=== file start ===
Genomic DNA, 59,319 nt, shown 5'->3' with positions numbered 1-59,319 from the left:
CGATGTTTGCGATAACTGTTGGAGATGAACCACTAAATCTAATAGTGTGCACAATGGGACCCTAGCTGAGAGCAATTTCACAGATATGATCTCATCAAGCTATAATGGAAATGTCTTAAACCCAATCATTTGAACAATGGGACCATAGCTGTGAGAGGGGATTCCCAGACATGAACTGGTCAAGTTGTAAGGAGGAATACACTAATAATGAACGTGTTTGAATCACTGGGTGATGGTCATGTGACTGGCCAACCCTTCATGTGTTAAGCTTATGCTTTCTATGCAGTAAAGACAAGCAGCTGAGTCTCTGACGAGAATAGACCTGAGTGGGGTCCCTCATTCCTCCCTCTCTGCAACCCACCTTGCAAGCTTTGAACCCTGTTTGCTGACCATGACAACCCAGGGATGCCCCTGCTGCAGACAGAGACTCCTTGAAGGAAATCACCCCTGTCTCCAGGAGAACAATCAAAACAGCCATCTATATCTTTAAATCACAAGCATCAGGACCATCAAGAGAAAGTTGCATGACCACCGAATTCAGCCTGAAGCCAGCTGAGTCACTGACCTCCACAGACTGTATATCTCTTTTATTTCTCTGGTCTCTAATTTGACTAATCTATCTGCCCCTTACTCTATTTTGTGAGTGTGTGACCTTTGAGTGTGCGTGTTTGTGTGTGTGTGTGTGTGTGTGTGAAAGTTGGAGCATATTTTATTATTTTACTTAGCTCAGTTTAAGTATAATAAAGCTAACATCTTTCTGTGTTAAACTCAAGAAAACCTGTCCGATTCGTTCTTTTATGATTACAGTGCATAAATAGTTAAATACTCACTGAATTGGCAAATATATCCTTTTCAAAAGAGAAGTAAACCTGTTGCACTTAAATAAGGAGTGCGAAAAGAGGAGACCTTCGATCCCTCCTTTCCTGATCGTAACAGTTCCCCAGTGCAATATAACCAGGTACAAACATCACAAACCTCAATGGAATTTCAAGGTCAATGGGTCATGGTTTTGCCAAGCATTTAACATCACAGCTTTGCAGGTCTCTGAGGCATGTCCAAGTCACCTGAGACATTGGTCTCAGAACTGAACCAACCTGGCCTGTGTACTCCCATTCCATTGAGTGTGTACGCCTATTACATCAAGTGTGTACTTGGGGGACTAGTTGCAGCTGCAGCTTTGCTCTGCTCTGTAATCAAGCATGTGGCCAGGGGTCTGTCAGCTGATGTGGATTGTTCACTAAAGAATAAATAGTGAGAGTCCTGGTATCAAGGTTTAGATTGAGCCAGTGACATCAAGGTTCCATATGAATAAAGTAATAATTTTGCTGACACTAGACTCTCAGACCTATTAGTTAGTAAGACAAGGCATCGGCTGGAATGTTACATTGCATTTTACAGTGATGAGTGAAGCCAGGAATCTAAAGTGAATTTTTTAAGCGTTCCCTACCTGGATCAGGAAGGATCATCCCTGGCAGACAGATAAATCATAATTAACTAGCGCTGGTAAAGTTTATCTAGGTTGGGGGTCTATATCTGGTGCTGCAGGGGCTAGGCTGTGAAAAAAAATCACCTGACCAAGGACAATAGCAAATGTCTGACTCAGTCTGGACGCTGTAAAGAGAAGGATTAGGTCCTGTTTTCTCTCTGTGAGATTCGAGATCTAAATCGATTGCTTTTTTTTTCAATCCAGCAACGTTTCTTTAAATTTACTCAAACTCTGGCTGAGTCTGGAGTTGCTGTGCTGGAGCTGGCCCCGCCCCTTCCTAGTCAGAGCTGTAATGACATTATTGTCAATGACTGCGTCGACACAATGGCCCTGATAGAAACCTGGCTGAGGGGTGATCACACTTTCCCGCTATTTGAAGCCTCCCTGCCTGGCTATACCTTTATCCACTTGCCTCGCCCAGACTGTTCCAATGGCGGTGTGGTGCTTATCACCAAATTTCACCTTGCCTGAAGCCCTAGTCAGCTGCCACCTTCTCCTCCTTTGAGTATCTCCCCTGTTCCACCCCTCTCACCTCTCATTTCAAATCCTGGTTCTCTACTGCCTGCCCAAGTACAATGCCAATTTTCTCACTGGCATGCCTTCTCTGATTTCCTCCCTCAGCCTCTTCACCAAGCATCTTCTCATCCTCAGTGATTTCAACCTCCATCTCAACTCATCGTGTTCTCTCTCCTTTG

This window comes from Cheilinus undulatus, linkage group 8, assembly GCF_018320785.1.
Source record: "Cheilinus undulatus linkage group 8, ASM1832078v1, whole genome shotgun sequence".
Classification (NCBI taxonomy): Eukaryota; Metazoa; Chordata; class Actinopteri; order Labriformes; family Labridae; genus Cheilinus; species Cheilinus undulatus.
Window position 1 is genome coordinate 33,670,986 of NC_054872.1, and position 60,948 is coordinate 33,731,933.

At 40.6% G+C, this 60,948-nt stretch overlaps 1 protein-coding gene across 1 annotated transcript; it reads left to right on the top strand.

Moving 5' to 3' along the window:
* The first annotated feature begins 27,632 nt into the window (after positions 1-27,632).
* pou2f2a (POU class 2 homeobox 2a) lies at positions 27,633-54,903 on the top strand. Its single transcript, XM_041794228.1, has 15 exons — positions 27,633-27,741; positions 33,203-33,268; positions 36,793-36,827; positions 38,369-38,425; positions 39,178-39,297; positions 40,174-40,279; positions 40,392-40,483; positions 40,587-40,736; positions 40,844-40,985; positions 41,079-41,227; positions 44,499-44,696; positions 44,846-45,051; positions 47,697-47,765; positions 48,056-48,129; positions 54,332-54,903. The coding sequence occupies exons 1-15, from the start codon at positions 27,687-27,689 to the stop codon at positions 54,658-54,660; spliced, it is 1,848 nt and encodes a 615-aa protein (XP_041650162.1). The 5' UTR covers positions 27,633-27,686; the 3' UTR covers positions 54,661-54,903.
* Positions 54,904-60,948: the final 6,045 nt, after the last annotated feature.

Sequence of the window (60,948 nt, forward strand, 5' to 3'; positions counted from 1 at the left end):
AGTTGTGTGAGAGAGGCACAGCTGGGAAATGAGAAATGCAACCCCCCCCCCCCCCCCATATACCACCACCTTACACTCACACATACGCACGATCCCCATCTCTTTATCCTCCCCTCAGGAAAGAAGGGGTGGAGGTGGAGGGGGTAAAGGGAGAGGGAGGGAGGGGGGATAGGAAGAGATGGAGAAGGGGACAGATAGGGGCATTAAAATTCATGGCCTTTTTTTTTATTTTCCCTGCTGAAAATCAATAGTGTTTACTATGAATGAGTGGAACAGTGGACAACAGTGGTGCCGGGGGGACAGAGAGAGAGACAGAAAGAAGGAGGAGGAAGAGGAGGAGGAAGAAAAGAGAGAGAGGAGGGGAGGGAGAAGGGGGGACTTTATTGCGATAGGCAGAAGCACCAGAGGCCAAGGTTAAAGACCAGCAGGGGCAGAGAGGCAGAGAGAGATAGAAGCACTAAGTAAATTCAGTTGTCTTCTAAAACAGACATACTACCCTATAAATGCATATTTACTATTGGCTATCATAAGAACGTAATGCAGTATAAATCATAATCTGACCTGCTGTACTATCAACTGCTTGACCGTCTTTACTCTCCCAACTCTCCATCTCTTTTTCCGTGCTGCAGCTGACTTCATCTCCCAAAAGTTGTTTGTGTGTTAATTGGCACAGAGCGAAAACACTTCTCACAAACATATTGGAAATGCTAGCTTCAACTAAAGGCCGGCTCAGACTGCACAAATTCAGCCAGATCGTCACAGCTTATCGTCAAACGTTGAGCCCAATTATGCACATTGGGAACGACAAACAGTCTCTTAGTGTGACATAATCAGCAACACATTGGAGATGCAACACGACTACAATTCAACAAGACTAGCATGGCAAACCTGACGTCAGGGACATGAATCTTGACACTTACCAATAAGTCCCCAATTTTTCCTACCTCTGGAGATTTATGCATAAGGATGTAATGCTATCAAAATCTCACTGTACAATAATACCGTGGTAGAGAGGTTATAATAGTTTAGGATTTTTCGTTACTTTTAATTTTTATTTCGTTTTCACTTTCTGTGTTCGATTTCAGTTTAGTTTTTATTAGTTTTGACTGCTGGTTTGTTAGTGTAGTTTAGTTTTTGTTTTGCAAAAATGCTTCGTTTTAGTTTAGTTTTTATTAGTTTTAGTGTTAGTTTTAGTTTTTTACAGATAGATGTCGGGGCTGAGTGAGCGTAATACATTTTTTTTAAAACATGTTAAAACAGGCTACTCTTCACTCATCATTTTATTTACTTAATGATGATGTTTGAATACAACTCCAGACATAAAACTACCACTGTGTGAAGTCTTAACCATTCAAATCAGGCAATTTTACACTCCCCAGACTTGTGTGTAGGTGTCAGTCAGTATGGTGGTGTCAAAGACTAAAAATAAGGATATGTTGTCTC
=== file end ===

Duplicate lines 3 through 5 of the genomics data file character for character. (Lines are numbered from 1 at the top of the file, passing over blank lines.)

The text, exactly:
This window comes from Cheilinus undulatus, linkage group 8, assembly GCF_018320785.1.
Source record: "Cheilinus undulatus linkage group 8, ASM1832078v1, whole genome shotgun sequence".
Classification (NCBI taxonomy): Eukaryota; Metazoa; Chordata; class Actinopteri; order Labriformes; family Labridae; genus Cheilinus; species Cheilinus undulatus.